The central theme of Harish Khare’s article (“This perverse rage against the poor,” editorial page, Aug.30), in connection with the National Food Security Bill (NFSB), is right — the electronic media is at its loudest whenever any scheme with a significant allocation of financial resources is announced for the welfare of the poor. There is no denying the fact that India’s growth story is one of growing inequality. Those in the ascendant are uncomfortable with the idea of empowering the poor. The media has yet to convey the reactions of the marginalised sections of society on this issue.
Rameeza A. Rasheed,
Mr. Khare sees and says things that no one else seems to. The India story is intact as long-term foreign investors are continuing to repose faith in an economy that has a huge demographic dividend, an excellent savings rate, a stable democracy and a mushrooming, young, entrepreneurial class, as opposed to the old Bombay Club. What should breathe life into the poor and give them a leg up is unfortunately seen as charity which will spoil them and make them lazy! The UPA government deserves applause for this brave law.
Mr. Khare deserves credit for his strong and eloquent write-up on the partisan reaction from the stock market satraps that the large fall in the equity market is consequent to the food security bill being passed. The only concern most of us have is in the implementation of this dream project. The benefits must reach the right people.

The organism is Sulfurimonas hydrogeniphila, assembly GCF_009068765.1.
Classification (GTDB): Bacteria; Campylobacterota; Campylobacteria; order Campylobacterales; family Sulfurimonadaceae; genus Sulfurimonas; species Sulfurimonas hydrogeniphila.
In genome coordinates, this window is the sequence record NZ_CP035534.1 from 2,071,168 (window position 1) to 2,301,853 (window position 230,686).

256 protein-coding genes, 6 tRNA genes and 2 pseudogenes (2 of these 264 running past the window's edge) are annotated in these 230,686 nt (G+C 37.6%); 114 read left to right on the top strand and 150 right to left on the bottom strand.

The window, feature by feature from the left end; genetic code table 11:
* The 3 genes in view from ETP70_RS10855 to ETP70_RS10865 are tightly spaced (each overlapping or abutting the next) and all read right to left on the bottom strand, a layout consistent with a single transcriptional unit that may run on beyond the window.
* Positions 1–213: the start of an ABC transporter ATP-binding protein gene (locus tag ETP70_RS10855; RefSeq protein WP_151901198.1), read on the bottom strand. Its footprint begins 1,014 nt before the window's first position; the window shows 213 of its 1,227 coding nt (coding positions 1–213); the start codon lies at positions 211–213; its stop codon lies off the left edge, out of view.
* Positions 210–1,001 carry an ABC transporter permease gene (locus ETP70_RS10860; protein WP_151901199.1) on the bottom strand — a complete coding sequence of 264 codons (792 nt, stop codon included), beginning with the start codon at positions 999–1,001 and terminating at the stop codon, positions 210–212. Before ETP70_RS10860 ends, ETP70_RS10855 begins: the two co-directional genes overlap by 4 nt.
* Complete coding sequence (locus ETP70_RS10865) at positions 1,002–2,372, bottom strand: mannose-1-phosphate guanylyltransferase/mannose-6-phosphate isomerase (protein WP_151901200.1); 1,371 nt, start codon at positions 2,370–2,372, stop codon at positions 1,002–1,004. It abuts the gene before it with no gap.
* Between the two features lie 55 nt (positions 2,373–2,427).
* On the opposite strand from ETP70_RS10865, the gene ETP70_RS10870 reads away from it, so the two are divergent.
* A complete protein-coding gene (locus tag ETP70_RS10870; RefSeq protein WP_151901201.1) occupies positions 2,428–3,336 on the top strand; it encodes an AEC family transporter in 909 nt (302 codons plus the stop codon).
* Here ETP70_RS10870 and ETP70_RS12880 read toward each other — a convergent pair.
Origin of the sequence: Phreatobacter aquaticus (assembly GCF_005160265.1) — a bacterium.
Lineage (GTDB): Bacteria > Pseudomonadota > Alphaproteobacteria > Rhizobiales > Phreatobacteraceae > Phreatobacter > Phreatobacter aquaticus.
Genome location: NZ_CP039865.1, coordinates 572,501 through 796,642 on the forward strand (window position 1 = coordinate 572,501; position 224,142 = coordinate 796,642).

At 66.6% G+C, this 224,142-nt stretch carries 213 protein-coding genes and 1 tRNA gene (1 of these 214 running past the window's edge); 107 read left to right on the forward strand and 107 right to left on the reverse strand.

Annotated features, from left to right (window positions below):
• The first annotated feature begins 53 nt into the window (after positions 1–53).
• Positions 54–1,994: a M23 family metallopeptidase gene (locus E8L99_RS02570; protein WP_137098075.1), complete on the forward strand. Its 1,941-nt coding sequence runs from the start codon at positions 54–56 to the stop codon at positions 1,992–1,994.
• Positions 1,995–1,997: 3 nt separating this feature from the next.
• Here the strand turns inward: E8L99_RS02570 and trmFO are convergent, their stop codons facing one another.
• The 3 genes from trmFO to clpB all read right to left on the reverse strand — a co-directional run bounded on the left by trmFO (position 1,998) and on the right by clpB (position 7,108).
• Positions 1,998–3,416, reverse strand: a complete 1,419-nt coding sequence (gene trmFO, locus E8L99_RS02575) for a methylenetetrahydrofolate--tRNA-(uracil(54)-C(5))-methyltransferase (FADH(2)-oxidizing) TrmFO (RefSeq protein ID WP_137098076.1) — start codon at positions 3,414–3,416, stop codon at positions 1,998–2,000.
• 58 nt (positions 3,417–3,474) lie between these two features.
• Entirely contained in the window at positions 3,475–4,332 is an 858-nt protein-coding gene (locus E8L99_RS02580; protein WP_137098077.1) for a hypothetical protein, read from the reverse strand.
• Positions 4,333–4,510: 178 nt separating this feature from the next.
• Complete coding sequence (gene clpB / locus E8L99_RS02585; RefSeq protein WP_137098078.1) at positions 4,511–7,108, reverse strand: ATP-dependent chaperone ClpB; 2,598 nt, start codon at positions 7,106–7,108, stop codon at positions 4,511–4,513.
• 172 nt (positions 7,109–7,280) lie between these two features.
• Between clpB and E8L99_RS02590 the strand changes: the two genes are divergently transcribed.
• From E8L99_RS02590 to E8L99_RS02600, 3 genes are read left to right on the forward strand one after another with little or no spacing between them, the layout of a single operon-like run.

In his eagerness to list out the virtues of the Congress led-UPA government which has introduced the bill, Mr. Harish Khare, as always, has attacked the “millions and millions of middle class” as having prospered in the last decade. In reality, only a handful of them have. Was not the so-called 2008-09 stimulus which was used by “the super-rich to buy real estate in London and other European cities” the brainchild of the same UPA government? The middle class did not have a voice then nor do it have one now. It is nobody’s case that the bill would not benefit the poor and underprivileged, but Mr. Khare did not justify why the UPA government brought it in towards the end of its term.
The article reminded me of the Congress’s empty “Garibi Hatao” to gain power decades ago. The perverse rage which started then continues even today. Perhaps, the same trick is being played today to divert attention from the real issues. The food bill is not the panacea of all ills. We have neglected agriculture for decades. Instead of ensuring legislation to guarantee agro-production, we only seem to be encouraging agricultural consumption. Already, the cash guarantee scheme is discouraging farm workers from farms.
The opponents of the bill cannot be brushstroked as greedy, self-serving corporates. There are many concerned citizens who feel the government is not doing enough to alleviate poverty. The NFSB, a short-term fix, should not implicitly perpetuate poverty by making people dependent on handouts from the government. Investment in physical and social infrastructure that provides skills and employment to the poor is a far better bet.
The harsh, judgmental tone of the writer completely vilifies the arguments raised against the food bill which, in fact, are related to the successful implementation of food security amid an economic slowdown. Portraying all critics as “Schadenfreude-wallahs” and the middle class as “anti-welfare” is akin to him being painted as “anti-capitalist” and “anti-growth.”
I disagree with the idea that corporates are fighting tooth and nail against the bill. The lack of transparent communication from the government and contradicting economic logistics are the issue. Perhaps a simple “how and what from where” analysis published by the government would have averted this whole episode.